Masked and Maintaining Distance: Blayne Asing’s CanoeHouse Concert

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Six months into the pandemic, trying to recapture some type of normalcy has been a difficult task for many Big Island entertainment venues. Gertrude’s Jazz Bar in Kona reopened in early June but closed July 2 for two weeks after an employee tested positive for COVID-19. The open-air bar on Ali’i Drive came back vibrantly for another three weeks of live shows only to close once again August 2– the property is currently in escrow.

Normally at this time of year, the Kahilu Theatre would be announcing its schedule for its upcoming season. It’s their 40th. Instead, they’ve been busy upgrading and remodeling the interior while doing a series of outdoor fundraising concerts at the Mauna Lani Resort’s CanoeHouse Restaurant. Last Sunday’s sold-out Blayne Asing concert (the Kahilu’s third in the series) proved to be a successful venture for everyone involved.

In an upcoming Songs & Stories podcast, Aristic Director Chuck Gessert explains that the community can look forward to four state-of-the-art cameras capturing angles you’d never see from your seat and a new subscription-based streaming series that’ll reach fans on a global scale. These aspirations are in a holding pattern until Governor Ige gives large venues the green light to reopen.

Guests must pass a temperature check before entering the resort.

Before attending the Kahilu fundraiser, concertgoers are sent an email with a list of guidelines to follow. Before admittance to the property, David, a member of the security staff, greets you and takes your temperature. The established threshold is 100.4F. There’s no valet parking, but there’s ample space in the vacant hotel’s vast lot. There’s even a golf cart that will shuttle you right to the CanoeHouse, and back if you don’t want to tackle the long staircase just past the lobby.

Face masks are required, and sanitizing stations are ubiquitous. If you have a lawn seat ($100), you can bring your own food and utensils, but no alcoholic beverages or ice coolers. There are 40 lawn seats, in pairs, spread out in a semi-circle in front of the stage.

Two chilled martinis await pick up from the bar.

Indoor and patio seats (50 total) run $225 each, including dinner, and sit back about 30 feet from the stage. The elegant meal features a five-course feast including Wagyu skirt steak. Wagyu beef comes from black Wagyu bulls, a Japanese breed that is said to be incredibly delicious.

Before the show, I walked the shoreline and looked out at the empty beach that would normally be filled with tourists sun tanning or splashing about in the water. All you could hear were the trade winds. A sign in front of a pair of lit tiki torches read, “Resort has suspended operations,” yet another reminder of the crisis we’re living in.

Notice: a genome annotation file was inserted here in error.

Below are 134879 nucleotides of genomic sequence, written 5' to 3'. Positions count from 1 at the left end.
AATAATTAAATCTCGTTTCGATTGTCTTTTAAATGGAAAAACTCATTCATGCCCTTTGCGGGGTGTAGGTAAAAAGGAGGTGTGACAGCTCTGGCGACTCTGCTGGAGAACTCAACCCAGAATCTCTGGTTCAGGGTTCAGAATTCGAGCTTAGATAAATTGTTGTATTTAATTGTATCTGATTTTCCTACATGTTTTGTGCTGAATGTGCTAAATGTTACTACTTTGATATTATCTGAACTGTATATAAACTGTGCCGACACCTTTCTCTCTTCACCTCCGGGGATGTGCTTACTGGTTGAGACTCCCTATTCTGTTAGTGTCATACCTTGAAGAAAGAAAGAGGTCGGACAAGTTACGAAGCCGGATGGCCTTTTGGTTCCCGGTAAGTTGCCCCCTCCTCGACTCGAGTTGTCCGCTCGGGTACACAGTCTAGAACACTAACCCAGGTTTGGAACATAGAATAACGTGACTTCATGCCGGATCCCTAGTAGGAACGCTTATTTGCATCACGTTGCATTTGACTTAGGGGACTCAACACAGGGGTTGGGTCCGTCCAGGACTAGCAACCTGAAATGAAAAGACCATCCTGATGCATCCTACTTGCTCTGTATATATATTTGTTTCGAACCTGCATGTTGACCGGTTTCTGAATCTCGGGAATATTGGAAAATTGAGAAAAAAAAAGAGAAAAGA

An empty beach in front of the Mauna Lani Resort.

I was then greeted by Lehi, a dedicated 30-year resort employee, who lives in Hilo, and travels 150 miles roundtrip for his commute. He’s been furloughed but volunteered to help out with Sunday’s event. Lehi held a positive outlook and shared his thoughts as we strolled the edge of the property.

“Music holds us together as a community,” said Sanjiv Hulugalle, general manager of Mauna Lani, in his pre-show stage introductions. He expressed his delight to be part of a recent collaboration with the Kahilu and was followed by Chuck Gessert.

From the main stage to the Mike Luce Studio, Nā Hōkū Hanohano winner Blayne Asing has been a popular favorite at several Kahilu shows. The O’ahu born singer/songwriter brought along Richard Heirakuji (bass) from Hawi. Both have worked together over the past 10 years. On drums was Steve Bader, one of the organizers for the annual East Hawaii Jazz & Blues Festival, and a polished musician from Hilo. Asing referred to him as a “Jazz Cat that can play anything.”

Asing’s vocals are velvety smooth and songs are heartwarming. I hear elements of José Feliciano in his style, but he cites James Taylor as one of his many influences.

Asing, his wife, and two children moved to the Big Island earlier this year, just before the pandemic hit. The musician is also a stay-at-home dad, while his wife works in health care.

L-R: Richard Heirakuji and Blayne Asing

The singer’s 90-minute set was mostly filled with love songs, either about his family or about the ‘aina. In a pre-show interview I did with him, he spoke about a certain line in his hit song “Molokai On My Mind,” and how it has touched people from as far away as the East Coast.

The line, “There is a place I go to see the evening sky/Where the poet and the dreamer meet each night” was inspired by a moment he had near Kaana, the birthplace of hula. “I was standing on the altar and you could just feel the mana when you’re looking out at Lanai and Mauna Kea is way off in the distance,” recalled Asing of this peaceful memory. “The sun was setting, and the moon was rising, and both were in the sky at the same time. The sun was the poet and the moon was the dreamer, and this where they come to meet each other at the end of every day.”

Asing’s concert was livestreamed via Facebook Live and was seen by over 13,000 viewers on Mauna Lani’s, the Kahilu’s, and Big Island Music Magazine’s Facebook page. Fans checked in from Vancouver, Greece, as well as Hawaii.

Kahilu’s Interim Executive Director Mimi Kerley said they were going to hold off announcing any upcoming fundraiser concerts. “With all the changes happening,” remarked Kerley, “we want to make sure we’re on the up-and-up. “


Photos: Steve Roby

Steve Roby is a music/photojournalist, an L.A. Times bestselling author, and a Big Island filmmaker. He’s been featured in The NY Times, Rolling Stone, and Billboard Magazine. Roby is also the Editor of Big Island Music Magazine and hosts the podcast Songs & Stories.

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